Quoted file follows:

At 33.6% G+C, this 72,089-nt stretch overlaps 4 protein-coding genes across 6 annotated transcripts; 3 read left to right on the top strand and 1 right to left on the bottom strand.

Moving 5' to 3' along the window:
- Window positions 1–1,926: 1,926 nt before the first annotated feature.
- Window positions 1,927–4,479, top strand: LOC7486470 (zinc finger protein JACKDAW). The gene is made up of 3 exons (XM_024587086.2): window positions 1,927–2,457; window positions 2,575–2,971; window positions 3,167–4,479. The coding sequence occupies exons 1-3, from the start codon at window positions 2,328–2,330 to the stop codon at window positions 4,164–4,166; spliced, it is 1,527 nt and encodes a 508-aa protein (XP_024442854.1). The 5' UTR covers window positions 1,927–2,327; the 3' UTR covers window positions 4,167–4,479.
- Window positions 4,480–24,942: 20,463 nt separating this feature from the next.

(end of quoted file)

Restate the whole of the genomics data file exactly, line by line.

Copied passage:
At 33.6% G+C, this 72,089-nt stretch overlaps 4 protein-coding genes across 6 annotated transcripts; 3 read left to right on the top strand and 1 right to left on the bottom strand.

Moving 5' to 3' along the window:
- Window positions 1–1,926: 1,926 nt before the first annotated feature.
- Window positions 1,927–4,479, top strand: LOC7486470 (zinc finger protein JACKDAW). The gene is made up of 3 exons (XM_024587086.2): window positions 1,927–2,457; window positions 2,575–2,971; window positions 3,167–4,479. The coding sequence occupies exons 1-3, from the start codon at window positions 2,328–2,330 to the stop codon at window positions 4,164–4,166; spliced, it is 1,527 nt and encodes a 508-aa protein (XP_024442854.1). The 5' UTR covers window positions 1,927–2,327; the 3' UTR covers window positions 4,167–4,479.
- Window positions 4,480–24,942: 20,463 nt separating this feature from the next.